FleetUp and customer Toshiba were featured in Business Fleet’s March/April issue in an article titled ELD Rule: Three Paths to Compliance. The article follows the process Toshiba went through in choosing the right ELD provider, the installation and partnership with FleetUp.
The feature is focused on why Toshiba chose FleetUp over other providers, including their evaluation process when vetting competitive ELD companies and their devices, as well as the ease of implementing cellular ELDs and the expected benefits of both FMCSA compliance and intelligent fleet management.
Steve Tungate, Toshiba vice president and general manager of service, supply chain and innovation, was interviewed in the article and says he became a “very popular guy” months before the ELD mandate deadline because many providers were constantly in contact with him. Tungate mentions that Toshiba was looking for an ELD provider whose product and technology was easy to install, use and monitor.
The deal breaker for Toshiba in choosing an ELD provider was the company’s ability to install the devices in a reasonable time to meet the December 2017 deadline. Many providers were unable to commit, and Toshiba was impressed with FleetUp’s quick response and availability to install the devices to meet their timeline.
FleetUp ELDs are designed with a hidden, wired connector that avoids the inherent security vulnerability of Bluetooth-based ELDs. Typically installed in less than 10 minutes, the FleetUp ELD allows a vehicle’s diagnostic port to remain open for maintenance, while also enabling 10-second GPS tracking and vehicle engine data.
“From a corporate perspective, we like it because we get to see everything,” Tungate says in the Business Fleet article. “We get to see assets that are not utilized potentially as much as they should be, and we get to see assets that are being well-used to help us in our overall fleet management processes.”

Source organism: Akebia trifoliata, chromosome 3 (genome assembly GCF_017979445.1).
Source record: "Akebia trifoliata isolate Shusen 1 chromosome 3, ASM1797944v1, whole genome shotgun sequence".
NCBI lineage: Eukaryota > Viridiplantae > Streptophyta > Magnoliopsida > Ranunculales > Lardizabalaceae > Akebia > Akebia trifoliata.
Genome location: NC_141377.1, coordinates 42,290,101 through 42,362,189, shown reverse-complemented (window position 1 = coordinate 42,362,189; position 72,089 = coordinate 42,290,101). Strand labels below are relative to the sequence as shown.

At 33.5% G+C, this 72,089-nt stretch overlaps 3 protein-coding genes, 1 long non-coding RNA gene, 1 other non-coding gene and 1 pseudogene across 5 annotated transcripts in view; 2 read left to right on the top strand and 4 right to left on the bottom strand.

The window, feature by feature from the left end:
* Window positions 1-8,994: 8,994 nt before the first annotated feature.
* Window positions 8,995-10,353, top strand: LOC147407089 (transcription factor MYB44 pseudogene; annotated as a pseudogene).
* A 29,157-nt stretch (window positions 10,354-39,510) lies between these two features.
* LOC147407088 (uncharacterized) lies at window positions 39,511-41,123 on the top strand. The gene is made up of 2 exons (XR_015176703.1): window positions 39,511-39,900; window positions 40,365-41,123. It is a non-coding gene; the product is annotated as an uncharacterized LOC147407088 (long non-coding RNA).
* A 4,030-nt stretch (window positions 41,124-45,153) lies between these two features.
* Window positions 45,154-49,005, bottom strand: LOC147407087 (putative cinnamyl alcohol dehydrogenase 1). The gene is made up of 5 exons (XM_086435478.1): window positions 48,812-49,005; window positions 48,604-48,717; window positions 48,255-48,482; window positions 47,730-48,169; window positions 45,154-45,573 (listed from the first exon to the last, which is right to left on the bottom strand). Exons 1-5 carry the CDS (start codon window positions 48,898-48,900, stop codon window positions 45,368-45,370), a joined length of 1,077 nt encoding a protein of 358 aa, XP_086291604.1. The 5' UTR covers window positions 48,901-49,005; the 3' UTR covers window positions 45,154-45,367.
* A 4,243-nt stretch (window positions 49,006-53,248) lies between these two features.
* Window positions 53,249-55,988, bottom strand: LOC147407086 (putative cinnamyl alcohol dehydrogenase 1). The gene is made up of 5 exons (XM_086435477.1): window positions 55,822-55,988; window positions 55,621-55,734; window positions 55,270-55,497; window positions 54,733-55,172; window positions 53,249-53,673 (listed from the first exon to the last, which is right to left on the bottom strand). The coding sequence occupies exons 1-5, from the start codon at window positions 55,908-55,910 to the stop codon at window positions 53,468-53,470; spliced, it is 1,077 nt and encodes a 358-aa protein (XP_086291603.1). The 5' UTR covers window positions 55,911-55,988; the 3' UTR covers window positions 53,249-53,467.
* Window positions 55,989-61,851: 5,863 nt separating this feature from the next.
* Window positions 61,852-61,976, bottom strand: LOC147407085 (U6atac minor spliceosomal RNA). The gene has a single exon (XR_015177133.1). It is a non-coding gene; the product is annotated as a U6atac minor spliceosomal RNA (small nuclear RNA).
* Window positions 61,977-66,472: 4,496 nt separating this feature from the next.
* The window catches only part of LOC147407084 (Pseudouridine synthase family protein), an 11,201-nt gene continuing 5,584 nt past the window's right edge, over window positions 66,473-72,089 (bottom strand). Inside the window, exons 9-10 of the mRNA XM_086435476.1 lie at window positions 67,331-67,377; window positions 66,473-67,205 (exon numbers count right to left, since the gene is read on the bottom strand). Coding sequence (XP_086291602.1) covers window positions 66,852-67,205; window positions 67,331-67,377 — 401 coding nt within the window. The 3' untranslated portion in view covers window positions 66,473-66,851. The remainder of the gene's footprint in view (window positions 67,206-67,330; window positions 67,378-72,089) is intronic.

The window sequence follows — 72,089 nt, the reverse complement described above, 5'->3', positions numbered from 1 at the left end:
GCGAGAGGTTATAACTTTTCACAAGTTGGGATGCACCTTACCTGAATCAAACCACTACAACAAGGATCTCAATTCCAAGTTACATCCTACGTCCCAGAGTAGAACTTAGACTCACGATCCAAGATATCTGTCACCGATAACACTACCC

Today, Toshiba is also using the ELD system as a method to track and manage its vehicle inspection checks, monitor driver behavior, and identify areas in which it can improve fuel economy or use assets more efficiently. In addition, Toshiba was impressed with FleetUp technology and pleased with the easy and strong working relationship developed with one of FleetUp’s regional sales managers, which led the company to implement FleetUp fleet management services beyond compliance.
Toshiba currently uses the FleetUp Command Unlimited fleet management services platform for solving a wide range of business-critical issues. Command Unlimited also provides advanced features such as engine diagnostics, proactive eMaintenance, geofencing, real-time GPS, fuel waste analysis, and driver behavior monitoring/modification capabilities.
Business Fleet is a publication written for fleet managers who manage commercial fleet operations. It provides comprehensive news and analysis to the unique challenges of a fleet business. The feature on Toshiba was written by Daryl Lubinsky.
To read the full article, visit: http://www.businessfleet.com/channel/gps-telematics/article/story/2018/03/eld-rule-three-paths-to-compliance.aspx